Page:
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Spread of deadly eye tumour cells stemmed in fish

A new drug that suppresses the spread of tumour cells in zebra fish could pave the way for future treatments of childhood eye cancer.

By blocking a ‘domino effect’ that causes the cancerous cells to multiply, researchers from Johns Hopkins University believe there is renewed hope for treating retinoblastoma – a cancer which originates in the retina, affecting up to 8,000 children per year, killing 4,000.

“There is no effective treatment for retinoblastoma that spreads,” Dr Laura Asnaghi, a research associate faculty member in the Department of Pathology at the Johns Hopkins University School of Medicine, said.

“However, there is a chance for us to treat this deadly cancer if caught early before the tumours spread. Therefore, we looked into the causes for the tumour invasion, which can help us develop targeted therapies to prevent invasion.”

For the study, the US-based research team compared the RNA profiles of two groups of childhood eye tumour patients – invasive and non-invasive. The profiles revealed that RNA levels for the gene that codes for the activin A receptor were 2–3x higher in invasive retinoblastoma cells.

Zebrafish eye injected with retinoblastoma tumor cells (green) form a mass in areas close to the injection site. A few of these tumor cells move outside the eye.
Zebrafish eye injected with retinoblastoma tumor cells (green) form a mass in areas close to the injection site. A few of these tumor cells move outside the eye.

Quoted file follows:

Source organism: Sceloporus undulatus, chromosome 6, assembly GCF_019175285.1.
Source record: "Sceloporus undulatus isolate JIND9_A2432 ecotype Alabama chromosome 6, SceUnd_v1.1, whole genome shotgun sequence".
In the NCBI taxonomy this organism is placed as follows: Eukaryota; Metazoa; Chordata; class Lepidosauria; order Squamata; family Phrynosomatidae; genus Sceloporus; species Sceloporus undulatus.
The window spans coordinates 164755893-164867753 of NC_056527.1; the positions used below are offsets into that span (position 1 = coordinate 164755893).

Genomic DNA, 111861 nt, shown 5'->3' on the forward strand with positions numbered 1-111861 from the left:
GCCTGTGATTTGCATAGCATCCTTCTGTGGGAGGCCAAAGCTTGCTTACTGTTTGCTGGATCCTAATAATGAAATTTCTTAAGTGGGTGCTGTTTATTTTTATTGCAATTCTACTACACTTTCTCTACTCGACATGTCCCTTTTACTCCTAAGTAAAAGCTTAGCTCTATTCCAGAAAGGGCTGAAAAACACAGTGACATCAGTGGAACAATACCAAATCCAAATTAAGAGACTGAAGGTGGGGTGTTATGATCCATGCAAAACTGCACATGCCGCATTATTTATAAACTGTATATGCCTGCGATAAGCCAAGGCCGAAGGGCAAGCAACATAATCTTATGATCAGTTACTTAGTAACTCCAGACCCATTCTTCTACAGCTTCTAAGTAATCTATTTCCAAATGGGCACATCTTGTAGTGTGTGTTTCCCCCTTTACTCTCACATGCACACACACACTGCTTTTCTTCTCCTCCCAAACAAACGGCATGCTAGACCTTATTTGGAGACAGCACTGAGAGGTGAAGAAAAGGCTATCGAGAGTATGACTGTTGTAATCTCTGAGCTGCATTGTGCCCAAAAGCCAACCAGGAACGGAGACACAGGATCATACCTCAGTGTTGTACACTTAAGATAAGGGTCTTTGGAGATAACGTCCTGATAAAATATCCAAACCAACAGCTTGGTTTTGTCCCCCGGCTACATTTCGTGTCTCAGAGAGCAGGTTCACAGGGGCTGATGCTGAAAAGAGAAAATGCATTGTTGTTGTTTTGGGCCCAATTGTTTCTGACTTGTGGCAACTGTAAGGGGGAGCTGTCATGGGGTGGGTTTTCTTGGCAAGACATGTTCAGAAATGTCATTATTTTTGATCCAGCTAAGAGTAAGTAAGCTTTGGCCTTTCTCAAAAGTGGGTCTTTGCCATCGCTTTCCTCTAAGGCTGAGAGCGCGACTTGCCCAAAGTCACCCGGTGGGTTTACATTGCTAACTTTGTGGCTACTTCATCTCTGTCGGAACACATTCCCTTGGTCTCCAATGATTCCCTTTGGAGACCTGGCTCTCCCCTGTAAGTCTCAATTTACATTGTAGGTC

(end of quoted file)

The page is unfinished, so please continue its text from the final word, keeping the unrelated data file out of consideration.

With the activin receptor gene already known to have a role in other cancers, researchers considered it could be a key target for suppressing cancer spread and growth in retinoblastoma.

The activin receptor typically detects a growth signal, triggering cells to grow and divide, however, the researchers used a drug to block the receptor from detecting the signals. Results showed that the growth, proliferation and invasion of retinoblastoma cells treated with the drug were suppressed by 60–80%.

The scientists then injected human retinoblastoma cells into embryonic zebra fish, which possess an underdeveloped immune system that couldn’t reject the cells.

Treating the cancer cells with the same drug, they discovered a 55% reduction in the diameter of eye tumours compared to zebra fish eyes not injected with the drug.

Asnaghi said the experiments showed blocking the activin receptor could be effective in suppressing the growth and spread of invasive retinoblastoma cells in people.

“We hope our findings will provide new therapies for retinoblastoma, and lead to preserving vision and improving outcomes in a greater number of children affected by retinoblastoma,” she said.

“We are cautiously optimistic though, because we need to do more research before any related therapies can be safely developed or tested for patients.”

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